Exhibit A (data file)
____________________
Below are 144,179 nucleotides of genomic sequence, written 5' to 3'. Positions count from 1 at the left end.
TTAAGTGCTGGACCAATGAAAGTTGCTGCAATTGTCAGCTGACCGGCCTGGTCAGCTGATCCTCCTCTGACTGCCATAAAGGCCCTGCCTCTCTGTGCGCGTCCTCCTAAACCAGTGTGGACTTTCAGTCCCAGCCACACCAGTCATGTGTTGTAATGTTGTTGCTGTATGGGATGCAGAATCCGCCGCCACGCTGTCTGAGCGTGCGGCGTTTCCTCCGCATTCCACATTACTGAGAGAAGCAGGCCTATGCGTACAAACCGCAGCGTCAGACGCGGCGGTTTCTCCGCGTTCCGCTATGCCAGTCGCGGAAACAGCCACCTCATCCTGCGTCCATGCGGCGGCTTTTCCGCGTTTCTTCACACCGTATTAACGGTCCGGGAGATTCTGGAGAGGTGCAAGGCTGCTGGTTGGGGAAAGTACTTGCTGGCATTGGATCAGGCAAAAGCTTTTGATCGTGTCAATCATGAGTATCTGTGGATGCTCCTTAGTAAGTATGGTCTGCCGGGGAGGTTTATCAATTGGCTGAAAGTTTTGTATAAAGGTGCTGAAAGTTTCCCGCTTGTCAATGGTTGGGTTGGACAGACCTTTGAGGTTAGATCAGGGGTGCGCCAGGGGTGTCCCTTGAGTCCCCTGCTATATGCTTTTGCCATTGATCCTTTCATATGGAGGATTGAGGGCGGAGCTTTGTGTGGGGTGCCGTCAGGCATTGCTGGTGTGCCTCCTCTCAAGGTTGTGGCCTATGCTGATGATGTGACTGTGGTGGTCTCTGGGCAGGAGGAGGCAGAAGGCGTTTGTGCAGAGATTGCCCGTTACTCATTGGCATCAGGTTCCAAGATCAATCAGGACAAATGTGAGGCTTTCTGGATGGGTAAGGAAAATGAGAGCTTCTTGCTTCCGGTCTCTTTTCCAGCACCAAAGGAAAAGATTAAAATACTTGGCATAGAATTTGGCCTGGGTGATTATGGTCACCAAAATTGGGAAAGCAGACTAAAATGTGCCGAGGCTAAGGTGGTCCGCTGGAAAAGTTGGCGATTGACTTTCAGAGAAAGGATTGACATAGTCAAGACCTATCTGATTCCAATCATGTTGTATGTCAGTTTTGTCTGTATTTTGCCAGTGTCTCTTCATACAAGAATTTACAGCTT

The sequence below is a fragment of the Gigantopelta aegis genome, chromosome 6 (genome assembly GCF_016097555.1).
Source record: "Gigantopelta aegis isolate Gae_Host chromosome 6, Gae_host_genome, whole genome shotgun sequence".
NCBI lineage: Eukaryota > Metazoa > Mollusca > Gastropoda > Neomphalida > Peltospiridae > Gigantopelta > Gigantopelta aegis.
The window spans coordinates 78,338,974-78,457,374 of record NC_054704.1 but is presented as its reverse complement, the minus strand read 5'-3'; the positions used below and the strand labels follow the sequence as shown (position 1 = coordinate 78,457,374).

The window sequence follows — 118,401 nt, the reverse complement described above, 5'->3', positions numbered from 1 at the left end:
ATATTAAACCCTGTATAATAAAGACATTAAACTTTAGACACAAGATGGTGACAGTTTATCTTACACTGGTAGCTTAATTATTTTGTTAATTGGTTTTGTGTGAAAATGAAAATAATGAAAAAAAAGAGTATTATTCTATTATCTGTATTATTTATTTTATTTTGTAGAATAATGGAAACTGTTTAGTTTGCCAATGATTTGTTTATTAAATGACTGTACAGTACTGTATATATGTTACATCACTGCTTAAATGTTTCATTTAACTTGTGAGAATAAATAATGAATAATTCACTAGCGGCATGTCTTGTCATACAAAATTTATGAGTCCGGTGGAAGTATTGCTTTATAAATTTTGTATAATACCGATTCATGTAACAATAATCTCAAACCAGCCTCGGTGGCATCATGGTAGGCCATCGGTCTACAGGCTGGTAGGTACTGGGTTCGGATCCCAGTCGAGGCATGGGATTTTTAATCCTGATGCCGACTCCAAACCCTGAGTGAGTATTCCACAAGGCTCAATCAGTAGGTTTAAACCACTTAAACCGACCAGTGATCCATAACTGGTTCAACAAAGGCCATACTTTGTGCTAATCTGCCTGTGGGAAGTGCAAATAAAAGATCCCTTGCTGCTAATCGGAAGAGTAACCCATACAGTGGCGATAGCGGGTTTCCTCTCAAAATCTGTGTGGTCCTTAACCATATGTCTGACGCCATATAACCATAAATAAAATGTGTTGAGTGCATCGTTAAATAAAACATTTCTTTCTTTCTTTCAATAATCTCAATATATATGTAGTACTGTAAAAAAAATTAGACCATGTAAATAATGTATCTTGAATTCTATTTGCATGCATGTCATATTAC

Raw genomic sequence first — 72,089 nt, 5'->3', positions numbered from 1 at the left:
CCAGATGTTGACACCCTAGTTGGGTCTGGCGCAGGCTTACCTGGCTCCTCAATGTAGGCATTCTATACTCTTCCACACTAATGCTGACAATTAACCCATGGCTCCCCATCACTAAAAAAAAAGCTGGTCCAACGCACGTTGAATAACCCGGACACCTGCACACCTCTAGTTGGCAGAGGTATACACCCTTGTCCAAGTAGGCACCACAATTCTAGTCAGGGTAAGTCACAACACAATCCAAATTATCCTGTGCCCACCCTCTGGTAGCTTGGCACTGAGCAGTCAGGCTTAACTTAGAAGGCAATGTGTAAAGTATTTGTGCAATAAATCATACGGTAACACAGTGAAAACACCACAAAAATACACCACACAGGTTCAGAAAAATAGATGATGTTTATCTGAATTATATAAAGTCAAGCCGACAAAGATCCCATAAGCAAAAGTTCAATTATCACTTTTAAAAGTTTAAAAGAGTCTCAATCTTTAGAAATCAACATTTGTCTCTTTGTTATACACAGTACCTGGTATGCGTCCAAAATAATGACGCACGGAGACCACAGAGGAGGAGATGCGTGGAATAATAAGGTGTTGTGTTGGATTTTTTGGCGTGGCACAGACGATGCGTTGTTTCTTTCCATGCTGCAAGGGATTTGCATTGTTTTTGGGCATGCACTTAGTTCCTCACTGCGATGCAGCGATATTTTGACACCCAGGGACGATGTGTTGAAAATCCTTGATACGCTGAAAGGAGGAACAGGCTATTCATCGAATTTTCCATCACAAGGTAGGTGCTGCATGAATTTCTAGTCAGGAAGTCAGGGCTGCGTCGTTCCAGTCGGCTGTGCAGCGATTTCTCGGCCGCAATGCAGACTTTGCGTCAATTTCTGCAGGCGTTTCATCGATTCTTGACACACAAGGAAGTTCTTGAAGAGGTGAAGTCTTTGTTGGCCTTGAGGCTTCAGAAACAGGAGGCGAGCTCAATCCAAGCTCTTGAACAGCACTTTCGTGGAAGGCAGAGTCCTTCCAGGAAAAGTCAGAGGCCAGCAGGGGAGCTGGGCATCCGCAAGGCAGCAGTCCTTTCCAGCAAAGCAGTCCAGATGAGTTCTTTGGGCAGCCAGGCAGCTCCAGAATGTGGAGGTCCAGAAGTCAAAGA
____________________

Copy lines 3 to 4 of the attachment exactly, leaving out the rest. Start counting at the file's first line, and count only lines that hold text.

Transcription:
The sequence below is a fragment of the Gigantopelta aegis genome, chromosome 6 (genome assembly GCF_016097555.1).
Source record: "Gigantopelta aegis isolate Gae_Host chromosome 6, Gae_host_genome, whole genome shotgun sequence".